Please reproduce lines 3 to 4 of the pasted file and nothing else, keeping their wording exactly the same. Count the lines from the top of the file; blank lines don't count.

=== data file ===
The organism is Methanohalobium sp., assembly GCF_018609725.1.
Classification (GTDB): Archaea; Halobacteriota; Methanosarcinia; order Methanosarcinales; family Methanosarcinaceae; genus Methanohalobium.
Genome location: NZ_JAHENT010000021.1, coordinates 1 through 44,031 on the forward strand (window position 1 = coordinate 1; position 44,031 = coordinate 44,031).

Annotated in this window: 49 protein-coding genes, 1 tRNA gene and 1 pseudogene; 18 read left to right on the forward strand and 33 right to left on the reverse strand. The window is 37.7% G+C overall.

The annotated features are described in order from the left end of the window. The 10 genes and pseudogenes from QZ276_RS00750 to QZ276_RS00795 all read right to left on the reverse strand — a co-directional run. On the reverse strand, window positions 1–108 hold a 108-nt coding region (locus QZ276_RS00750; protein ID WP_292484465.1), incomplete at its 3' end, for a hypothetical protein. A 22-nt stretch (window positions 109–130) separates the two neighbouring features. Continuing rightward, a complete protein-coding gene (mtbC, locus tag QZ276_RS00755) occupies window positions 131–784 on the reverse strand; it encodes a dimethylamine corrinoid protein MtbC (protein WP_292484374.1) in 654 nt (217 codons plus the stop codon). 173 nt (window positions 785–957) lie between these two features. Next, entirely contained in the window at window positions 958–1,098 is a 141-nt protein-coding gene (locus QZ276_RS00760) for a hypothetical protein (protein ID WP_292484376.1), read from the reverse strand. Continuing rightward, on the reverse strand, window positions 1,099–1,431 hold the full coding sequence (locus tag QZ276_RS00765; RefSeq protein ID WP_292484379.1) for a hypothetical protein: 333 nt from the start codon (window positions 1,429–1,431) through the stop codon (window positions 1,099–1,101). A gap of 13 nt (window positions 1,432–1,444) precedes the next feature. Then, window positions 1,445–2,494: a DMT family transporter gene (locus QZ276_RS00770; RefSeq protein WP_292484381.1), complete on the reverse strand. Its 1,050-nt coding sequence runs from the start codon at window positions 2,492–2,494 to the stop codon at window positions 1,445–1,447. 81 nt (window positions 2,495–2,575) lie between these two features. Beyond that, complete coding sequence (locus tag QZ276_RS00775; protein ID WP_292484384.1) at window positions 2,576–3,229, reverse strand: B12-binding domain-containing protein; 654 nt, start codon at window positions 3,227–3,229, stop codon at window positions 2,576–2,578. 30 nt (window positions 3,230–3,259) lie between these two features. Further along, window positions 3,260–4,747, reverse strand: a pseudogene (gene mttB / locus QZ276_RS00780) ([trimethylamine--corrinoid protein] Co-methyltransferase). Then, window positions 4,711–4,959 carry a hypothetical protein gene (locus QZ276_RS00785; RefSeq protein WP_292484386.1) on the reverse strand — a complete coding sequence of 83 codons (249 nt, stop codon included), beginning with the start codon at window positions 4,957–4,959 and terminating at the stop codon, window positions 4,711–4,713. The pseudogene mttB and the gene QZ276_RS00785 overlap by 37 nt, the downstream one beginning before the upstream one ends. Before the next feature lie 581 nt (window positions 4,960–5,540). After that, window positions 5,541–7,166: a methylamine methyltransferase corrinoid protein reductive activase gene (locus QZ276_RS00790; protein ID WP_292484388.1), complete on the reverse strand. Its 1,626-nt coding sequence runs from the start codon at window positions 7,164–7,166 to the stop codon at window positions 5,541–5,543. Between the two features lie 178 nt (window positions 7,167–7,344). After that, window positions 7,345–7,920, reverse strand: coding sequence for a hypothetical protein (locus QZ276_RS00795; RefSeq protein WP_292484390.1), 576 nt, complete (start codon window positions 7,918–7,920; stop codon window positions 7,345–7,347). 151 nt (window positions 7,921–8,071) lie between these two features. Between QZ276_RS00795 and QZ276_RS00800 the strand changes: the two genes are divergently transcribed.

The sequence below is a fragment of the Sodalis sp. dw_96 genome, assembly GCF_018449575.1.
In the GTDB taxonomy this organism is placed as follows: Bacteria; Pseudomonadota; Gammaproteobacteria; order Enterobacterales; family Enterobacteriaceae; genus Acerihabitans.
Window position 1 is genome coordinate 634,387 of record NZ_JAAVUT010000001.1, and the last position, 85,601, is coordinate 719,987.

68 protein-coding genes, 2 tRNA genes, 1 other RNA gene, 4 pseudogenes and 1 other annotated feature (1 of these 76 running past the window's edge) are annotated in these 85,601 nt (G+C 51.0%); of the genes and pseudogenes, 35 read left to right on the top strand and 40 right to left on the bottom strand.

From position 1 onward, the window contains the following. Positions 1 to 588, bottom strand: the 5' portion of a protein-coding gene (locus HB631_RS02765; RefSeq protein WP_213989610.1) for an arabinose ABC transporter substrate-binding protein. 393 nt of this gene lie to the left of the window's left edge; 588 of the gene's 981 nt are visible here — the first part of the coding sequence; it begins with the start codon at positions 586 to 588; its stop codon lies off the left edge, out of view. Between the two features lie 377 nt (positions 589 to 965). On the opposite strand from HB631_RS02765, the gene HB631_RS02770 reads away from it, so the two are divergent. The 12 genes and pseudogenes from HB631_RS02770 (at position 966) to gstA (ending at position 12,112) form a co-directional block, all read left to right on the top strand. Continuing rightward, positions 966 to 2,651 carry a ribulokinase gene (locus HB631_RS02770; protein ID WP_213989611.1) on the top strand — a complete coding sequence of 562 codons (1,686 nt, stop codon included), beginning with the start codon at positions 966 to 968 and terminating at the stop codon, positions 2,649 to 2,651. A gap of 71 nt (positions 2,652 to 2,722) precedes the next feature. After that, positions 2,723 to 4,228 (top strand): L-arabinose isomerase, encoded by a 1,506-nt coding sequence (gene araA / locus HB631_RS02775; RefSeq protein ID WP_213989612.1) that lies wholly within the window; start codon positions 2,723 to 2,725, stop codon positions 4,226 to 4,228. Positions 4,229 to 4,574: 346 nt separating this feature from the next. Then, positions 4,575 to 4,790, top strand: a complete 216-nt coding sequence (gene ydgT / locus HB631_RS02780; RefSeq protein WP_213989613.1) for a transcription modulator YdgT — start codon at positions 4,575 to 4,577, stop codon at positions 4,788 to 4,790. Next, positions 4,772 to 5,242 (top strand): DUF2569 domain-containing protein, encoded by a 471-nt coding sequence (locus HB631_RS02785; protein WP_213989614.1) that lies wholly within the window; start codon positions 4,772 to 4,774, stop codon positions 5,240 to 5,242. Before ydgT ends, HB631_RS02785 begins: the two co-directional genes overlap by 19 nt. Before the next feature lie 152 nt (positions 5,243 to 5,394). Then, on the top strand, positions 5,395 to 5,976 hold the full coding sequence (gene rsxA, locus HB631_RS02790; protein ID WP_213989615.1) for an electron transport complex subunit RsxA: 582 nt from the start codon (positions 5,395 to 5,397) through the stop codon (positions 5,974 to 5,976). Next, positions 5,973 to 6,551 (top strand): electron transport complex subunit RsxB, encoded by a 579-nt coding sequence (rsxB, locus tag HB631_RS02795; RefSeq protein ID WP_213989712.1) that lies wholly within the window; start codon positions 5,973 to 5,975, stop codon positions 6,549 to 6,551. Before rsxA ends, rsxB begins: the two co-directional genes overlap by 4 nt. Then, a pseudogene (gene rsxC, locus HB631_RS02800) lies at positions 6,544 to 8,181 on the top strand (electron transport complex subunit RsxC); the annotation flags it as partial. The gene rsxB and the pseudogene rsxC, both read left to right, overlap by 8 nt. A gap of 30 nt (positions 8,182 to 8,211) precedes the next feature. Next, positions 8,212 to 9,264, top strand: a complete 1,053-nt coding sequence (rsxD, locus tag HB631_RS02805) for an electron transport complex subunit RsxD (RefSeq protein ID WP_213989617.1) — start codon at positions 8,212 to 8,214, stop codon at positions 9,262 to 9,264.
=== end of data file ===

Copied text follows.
Genome location: NZ_JAHENT010000021.1, coordinates 1 through 44,031 on the forward strand (window position 1 = coordinate 1; position 44,031 = coordinate 44,031).

Annotated in this window: 49 protein-coding genes, 1 tRNA gene and 1 pseudogene; 18 read left to right on the forward strand and 33 right to left on the reverse strand. The window is 37.7% G+C overall.